In the meantime the governor, having heard of the arrival of Giovanni, with the same unrelenting cruelty gave orders that both should be executed on the spot, the husband for the homicide he had committed, and his consort for effecting the release of the criminal from prison. The indignation of the citizens on hearing this inhuman sentence could no longer be controlled. An instantaneous attack was made upon the soldiers and officers of the guard, who were prevented from proceeding with their cruel purpose, while numbers rushed towards the mansion of the governor, declaring that they would have justice, and insisting that the whole affair should be laid before the king. Though highly enraged at this popular interference with his sanguinary measures, the governor was compelled to bend before the storm, and with evident reluctance submitted to refer the matter to his royal master. This was no other than the celebrated Francis, whose singular magnanimity, united to his pleasing and courteous manners, still render him so justly dear to the French people.

On receiving an account of the noble and generous manner in which the lady had conducted herself, and of the worth and valour of her husband, with the proofs of mutual fidelity and affection which they had displayed, King Francis, with his usual liberality and clemency, issued his commands that they should instantly, without any further proceedings, be set at liberty. He, moreover, expressed his high admiration of their mutual truth and constancy, and approved of the good feeling and spirit evinced by the Milanese people, declaring his only regret to be, that it was not in his power to render such examples of heroic worth as immortal as they deserved to be. After a more strict investigation of the unhappy affair in which Giovanni had last been engaged, it was discovered that his adversary had really been the aggressor, and had instigated him, both by words and blows, to the terrible revenge which he had taken, in prosecuting which, at the risk of his own life, he had laid the insulting soldier dead at his feet.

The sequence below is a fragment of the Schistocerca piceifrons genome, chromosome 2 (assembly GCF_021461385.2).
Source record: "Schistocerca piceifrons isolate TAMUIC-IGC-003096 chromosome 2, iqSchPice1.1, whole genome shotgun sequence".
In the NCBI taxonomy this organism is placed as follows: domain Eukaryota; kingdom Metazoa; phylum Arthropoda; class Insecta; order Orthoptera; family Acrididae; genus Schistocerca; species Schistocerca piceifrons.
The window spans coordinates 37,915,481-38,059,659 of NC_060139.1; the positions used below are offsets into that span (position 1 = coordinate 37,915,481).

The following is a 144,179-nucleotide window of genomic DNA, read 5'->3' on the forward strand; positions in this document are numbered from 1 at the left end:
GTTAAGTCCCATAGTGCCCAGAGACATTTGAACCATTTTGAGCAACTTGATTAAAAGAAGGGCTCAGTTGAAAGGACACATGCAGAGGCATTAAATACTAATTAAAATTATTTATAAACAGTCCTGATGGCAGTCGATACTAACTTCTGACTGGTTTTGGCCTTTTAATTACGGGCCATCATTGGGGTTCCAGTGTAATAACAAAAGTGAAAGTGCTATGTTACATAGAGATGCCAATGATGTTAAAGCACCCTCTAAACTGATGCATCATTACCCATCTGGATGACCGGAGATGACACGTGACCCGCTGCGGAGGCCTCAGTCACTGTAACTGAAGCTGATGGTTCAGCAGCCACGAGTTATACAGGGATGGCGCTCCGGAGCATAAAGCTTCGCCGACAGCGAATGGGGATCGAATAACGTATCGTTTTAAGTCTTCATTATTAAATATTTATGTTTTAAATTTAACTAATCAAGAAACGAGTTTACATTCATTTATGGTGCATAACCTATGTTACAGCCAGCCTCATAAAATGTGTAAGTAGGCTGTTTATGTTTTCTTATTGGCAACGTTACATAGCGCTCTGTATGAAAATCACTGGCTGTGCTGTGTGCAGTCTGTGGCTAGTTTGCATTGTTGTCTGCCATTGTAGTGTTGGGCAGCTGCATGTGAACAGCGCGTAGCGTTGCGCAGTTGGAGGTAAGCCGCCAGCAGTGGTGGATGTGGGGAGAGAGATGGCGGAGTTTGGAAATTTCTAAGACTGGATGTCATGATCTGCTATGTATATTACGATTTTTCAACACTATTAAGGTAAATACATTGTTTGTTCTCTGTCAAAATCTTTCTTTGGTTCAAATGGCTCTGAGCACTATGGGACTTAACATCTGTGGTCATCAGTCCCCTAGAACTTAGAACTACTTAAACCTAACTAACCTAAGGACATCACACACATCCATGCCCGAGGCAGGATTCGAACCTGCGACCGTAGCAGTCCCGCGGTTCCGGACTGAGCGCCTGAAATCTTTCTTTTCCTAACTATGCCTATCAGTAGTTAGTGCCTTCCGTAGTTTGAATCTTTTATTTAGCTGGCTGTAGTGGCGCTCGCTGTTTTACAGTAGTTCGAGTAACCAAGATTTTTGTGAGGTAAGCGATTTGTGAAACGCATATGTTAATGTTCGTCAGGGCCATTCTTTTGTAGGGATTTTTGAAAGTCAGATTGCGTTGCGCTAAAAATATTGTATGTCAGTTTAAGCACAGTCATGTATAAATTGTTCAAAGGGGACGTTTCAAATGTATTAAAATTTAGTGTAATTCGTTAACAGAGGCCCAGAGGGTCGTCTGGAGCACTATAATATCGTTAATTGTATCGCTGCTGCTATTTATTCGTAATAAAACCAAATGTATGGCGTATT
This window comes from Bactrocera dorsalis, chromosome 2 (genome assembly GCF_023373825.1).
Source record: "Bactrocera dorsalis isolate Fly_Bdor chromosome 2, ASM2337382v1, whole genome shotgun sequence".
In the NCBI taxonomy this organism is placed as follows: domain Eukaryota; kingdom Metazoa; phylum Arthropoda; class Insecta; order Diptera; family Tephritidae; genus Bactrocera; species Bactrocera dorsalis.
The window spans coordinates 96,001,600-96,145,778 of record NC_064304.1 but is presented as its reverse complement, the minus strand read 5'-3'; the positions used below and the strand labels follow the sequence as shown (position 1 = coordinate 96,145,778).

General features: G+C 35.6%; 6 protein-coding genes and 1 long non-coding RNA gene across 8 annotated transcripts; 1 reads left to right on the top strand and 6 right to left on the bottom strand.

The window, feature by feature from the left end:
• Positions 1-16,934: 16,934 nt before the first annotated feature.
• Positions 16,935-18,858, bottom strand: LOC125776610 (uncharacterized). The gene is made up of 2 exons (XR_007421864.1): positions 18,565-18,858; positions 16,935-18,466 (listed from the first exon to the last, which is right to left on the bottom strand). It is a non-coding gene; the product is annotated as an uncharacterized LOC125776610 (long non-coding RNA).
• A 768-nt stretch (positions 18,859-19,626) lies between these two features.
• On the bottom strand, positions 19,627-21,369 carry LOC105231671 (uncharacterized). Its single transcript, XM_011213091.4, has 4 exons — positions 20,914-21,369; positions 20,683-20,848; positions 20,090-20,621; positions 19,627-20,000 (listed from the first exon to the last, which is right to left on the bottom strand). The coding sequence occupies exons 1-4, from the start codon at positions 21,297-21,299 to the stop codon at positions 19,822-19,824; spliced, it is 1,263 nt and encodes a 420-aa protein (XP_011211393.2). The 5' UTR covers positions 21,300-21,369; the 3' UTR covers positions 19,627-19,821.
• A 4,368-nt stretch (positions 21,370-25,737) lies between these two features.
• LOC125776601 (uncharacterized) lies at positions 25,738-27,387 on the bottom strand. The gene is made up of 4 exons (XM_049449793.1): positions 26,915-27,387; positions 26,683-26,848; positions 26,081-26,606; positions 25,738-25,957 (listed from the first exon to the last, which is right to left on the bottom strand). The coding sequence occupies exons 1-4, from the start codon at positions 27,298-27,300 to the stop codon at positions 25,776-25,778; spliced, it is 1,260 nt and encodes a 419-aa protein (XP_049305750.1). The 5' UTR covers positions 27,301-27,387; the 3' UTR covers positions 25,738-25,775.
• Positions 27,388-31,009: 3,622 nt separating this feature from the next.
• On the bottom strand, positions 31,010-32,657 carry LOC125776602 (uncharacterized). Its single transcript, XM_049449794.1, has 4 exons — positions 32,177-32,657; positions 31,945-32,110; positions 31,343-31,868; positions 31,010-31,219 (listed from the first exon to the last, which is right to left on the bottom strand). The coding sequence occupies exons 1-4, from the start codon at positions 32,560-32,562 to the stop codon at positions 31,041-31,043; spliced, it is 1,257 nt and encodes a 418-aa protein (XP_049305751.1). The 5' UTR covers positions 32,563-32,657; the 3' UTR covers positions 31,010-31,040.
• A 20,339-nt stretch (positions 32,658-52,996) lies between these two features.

Great was the triumph of the people of Milan when the tidings of the pardon of the prisoners arrived, and they paraded the streets with shouts of applause in honour of King Francis, whose clemency and magnanimity failed not to add to his popularity among all ranks. Nor was the rage and disappointment of the bad governor inferior to the joy of the people upon this occasion, as he beheld the procession bearing the happy pair in triumph to their home. The inhabitants instantly despatched a deputation to the French monarch, expressing their grateful sense of his kindness, and their devoted attachment to his royal person.

Such, likewise, was the favourable impression made upon the character of Giovanni by this occurrence, that, influenced also by the excellent 298 example of his wife, he from that period entirely abandoned the dangerous courses which he had so long pursued.*


*  The stratagem which conjugal affection here suggests to the wife of the criminal has been more than once successfully practised in real life. The two most memorable instances are those of the Earl of Nithsdale, who by this means escaped from the Tower in 1716, and Count La Valette, whose deliverance under the same circumstances at Paris is fresh in the public recollection.